end
end

I think this gives the best of both worlds. A simple =~ syntax for
using the default epsilon, and the slightly less elegant epsilon_eql?
syntax when you want to sepcify your own.

Blessings,
TwP

Matthew S. schrieb:

On Jul 6, 2006, at 16:39, Guillaume M. wrote:

As far as my experience goes, using Float#== is always an error. Float
should be compared within epsilon because of errors, etc. etc.

This is something that I’d refer to as a code smell rather than an
error. Floating point numbers can represent and operate on lots of
actual numbers with no loss of precision, for a trivial example: 2.0 +
2.0 will always equal exactly 4.0, and any other result from that
operation, no matter how small the difference, would be an error.

You have to know a lot about the implementation of floating point
numbers in order to be able to predict the result of seemingly trivial
examples:

0.1 + 0.1 == 0.2 # => true
0.1 + 0.2 == 0.3 # => false

The only really trivial examples I can think of use small integers. If
I’m working with those numbers, I wouldn’t use floats, though.

Regards,
Pit

Bug in my own method :frowning:

def =~( other )
epsilon_eql?(coerce(other)[0], EPSILON)
end

it’s definitely a Friday

TwP

On Sat, 8 Jul 2006, Tim P. wrote:

end
end

I think this gives the best of both worlds. A simple =~ syntax for
using the default epsilon, and the slightly less elegant epsilon_eql?
syntax when you want to sepcify your own.

Blessings,
TwP

hi guys-

i’ve written this at least 10 times - how bout an rcr?

-a

Done.

http://rcrchive.net/rcr/show/340

The Float#=~ that Martin suggested is nice, but it still doesn’t help
with one of the problems which (I think) the OP wanted:

x = 1.2
y = 1.2000000000000001
p(x =~ y) # => true
p([x] =~ [y]) # => false

Array#=~ is not defined now, and Object#=~ always returns false (see
rb_obj_pattern_match()).

Should Array#=~ attempt to propagate the #=~ call through its members?
Or is there a good reason why this is left unspecified by ruby.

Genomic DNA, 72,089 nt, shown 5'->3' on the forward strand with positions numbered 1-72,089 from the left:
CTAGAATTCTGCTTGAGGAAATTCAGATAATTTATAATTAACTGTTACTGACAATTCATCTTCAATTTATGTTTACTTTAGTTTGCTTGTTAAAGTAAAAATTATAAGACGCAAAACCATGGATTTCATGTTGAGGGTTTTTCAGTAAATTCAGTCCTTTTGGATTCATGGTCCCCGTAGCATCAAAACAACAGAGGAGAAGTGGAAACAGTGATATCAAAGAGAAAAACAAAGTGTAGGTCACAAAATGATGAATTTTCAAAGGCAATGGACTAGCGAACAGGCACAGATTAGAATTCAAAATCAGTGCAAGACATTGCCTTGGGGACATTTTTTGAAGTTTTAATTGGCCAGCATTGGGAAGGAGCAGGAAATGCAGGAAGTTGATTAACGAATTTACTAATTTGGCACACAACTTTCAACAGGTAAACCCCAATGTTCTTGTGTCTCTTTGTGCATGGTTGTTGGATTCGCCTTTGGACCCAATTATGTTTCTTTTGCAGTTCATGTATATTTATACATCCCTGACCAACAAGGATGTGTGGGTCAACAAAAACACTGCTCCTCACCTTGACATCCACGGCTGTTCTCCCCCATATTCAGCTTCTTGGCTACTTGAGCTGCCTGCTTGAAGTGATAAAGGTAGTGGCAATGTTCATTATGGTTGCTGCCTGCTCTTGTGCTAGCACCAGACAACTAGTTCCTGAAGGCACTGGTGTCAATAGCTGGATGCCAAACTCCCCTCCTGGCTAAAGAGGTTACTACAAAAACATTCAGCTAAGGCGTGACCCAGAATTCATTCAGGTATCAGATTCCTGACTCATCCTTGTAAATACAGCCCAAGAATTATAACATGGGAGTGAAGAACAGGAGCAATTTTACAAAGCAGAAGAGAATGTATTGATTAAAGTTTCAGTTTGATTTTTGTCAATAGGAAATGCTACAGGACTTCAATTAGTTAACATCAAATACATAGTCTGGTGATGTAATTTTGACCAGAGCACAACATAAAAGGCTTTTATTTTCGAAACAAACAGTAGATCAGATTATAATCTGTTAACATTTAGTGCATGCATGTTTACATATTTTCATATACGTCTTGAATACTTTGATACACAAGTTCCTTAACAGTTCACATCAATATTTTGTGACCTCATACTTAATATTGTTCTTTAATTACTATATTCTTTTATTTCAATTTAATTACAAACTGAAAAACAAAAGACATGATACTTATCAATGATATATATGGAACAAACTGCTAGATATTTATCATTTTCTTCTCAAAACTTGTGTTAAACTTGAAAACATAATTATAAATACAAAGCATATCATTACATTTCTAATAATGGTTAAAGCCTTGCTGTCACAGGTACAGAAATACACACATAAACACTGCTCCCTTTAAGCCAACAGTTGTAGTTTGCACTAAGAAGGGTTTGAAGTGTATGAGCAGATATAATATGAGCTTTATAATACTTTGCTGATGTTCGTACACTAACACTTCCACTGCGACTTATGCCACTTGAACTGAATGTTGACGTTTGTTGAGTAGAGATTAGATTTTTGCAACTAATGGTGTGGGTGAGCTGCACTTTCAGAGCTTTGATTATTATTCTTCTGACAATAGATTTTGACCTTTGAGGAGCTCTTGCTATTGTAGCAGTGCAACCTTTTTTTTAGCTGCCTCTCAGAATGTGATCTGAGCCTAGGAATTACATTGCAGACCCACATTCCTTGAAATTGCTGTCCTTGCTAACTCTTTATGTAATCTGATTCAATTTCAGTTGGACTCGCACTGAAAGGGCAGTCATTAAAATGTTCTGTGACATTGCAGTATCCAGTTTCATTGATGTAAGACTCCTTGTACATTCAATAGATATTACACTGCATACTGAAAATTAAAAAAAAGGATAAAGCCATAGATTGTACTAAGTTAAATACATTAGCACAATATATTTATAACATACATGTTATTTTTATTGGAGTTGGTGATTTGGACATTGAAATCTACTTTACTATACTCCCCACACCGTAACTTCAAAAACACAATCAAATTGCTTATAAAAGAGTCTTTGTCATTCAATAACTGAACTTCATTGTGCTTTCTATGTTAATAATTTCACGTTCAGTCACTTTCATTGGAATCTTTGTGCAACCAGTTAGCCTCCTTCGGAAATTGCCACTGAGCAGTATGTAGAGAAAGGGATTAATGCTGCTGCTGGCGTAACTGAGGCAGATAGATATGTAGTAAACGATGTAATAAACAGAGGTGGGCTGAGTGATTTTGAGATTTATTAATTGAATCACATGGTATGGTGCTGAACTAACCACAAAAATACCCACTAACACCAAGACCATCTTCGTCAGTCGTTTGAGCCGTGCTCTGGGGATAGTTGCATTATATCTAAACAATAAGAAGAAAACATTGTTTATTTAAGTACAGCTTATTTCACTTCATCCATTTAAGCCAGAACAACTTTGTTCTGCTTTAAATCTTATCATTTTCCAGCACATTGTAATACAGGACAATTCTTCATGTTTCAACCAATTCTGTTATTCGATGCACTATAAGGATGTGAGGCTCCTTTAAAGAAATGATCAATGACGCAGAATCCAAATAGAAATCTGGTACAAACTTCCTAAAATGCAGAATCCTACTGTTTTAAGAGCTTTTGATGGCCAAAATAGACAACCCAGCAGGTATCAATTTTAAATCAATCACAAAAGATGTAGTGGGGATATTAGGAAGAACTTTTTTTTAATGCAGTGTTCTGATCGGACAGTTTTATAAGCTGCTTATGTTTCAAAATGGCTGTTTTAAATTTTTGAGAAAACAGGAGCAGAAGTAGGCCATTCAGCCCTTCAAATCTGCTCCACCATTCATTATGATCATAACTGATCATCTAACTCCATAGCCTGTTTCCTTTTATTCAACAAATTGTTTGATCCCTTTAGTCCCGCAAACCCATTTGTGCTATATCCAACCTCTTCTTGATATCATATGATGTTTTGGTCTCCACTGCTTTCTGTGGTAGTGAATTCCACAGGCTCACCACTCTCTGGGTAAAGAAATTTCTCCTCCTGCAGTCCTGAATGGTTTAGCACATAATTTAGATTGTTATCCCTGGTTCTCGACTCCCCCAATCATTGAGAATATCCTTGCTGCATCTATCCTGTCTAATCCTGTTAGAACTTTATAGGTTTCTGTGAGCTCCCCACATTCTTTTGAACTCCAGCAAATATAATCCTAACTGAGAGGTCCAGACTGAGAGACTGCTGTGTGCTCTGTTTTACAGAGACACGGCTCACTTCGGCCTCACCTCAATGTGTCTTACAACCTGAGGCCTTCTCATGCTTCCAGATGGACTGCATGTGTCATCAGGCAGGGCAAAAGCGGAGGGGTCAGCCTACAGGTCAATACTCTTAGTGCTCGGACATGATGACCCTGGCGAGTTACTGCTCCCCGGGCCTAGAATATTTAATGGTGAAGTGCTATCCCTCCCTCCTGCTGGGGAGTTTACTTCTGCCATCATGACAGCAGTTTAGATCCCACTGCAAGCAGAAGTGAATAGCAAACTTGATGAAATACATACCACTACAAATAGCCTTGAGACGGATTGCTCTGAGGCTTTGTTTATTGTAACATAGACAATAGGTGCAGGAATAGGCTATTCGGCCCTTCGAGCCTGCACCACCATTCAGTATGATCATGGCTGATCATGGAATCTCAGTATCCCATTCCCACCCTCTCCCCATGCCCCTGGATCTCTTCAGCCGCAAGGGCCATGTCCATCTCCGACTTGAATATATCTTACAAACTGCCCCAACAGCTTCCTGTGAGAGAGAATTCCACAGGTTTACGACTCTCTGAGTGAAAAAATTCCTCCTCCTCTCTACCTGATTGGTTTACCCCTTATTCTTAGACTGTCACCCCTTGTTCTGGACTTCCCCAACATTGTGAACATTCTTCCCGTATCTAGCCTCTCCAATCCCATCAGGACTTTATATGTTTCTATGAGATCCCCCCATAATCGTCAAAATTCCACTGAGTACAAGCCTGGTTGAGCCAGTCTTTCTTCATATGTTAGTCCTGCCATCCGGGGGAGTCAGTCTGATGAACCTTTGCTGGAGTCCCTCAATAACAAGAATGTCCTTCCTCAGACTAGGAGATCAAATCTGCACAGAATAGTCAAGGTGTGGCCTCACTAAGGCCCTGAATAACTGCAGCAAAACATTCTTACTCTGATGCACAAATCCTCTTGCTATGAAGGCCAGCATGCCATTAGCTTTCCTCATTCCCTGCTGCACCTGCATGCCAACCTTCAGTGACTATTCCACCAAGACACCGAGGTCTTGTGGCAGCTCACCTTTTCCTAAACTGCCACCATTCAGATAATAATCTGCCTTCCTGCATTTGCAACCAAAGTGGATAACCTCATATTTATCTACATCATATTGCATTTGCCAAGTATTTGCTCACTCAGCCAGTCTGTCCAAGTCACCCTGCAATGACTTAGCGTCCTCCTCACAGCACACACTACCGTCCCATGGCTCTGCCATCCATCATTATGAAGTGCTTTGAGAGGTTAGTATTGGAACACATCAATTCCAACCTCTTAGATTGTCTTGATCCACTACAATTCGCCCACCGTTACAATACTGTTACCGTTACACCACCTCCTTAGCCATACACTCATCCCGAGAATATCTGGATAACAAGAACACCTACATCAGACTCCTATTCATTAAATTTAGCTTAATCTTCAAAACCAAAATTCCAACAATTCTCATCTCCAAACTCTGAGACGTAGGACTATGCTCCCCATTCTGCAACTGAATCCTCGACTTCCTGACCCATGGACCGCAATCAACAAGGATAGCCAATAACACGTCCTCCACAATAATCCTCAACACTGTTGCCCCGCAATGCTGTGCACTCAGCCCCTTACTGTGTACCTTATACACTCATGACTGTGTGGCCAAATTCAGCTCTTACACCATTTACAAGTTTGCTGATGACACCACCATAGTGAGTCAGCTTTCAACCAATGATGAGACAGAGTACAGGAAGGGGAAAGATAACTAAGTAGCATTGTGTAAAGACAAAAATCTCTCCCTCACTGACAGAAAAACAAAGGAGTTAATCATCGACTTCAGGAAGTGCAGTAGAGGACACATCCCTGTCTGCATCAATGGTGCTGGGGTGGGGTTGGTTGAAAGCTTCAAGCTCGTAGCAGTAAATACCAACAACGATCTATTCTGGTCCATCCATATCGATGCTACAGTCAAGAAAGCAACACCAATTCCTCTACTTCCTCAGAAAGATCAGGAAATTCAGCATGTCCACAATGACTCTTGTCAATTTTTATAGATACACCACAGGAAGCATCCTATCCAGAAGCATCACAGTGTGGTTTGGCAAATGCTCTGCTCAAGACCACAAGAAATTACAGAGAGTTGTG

The same question arises for hashes…

Any ideas?

Le 7 juil. 06, à 15:30, Joel VanderWerf a écrit :

The Float#=~ that Martin suggested is nice, but it still doesn’t help
with one of the problems which (I think) the OP wanted:

x = 1.2
y = 1.2000000000000001
p(x =~ y) # => true
p([x] =~ [y]) # => false

Yes, this is what I was referring to.

I came about a little differently. Mainly that calling
Float#within_delta or equivalent is easy when I have the float itself,
but if is embedded in an Array or Hash, it renders #== useless on the
structure:

[1+1, 3] == [2, 3] # => true
[0.1+0.2, 3] == [0.3, 3] # => false

For the second case, one would needs to loop on the elements of the
array.

And my second realization is if Float#== is (almost) always a mistake,
why not change it to something useful most of the time. Changing
Float#== in my code the way I did make me a little nervous as it is
changing a pretty fundamental behavior, but on the other hand it is
hardly ever used and it made sense in my case.

Guillaume.

On Sat, Jul 08, 2006 at 11:22:37AM +0900, Guillaume M. wrote:

For the second case, one would needs to loop on the elements of the
array.

And my second realization is if Float#== is (almost) always a mistake,
why not change it to something useful most of the time. Changing
Float#== in my code the way I did make me a little nervous as it is
changing a pretty fundamental behavior, but on the other hand it is
hardly ever used and it made sense in my case.

Guillaume.

But the current #== is the best you can come up with in general. There
is no universally correct epsilon, it depends on the operations and
actual numbers used so far, and small errors in successive floating
point operations do accumulate, sometimes drastically.

A whole subfield of mathematics is concerned with this. Depending on
your code, you might have to apply different epsilons even to floats
in the same array.

If it makes sense in your code go for it, but this depends on your
code and would do more harm than good in general.

-Jürgen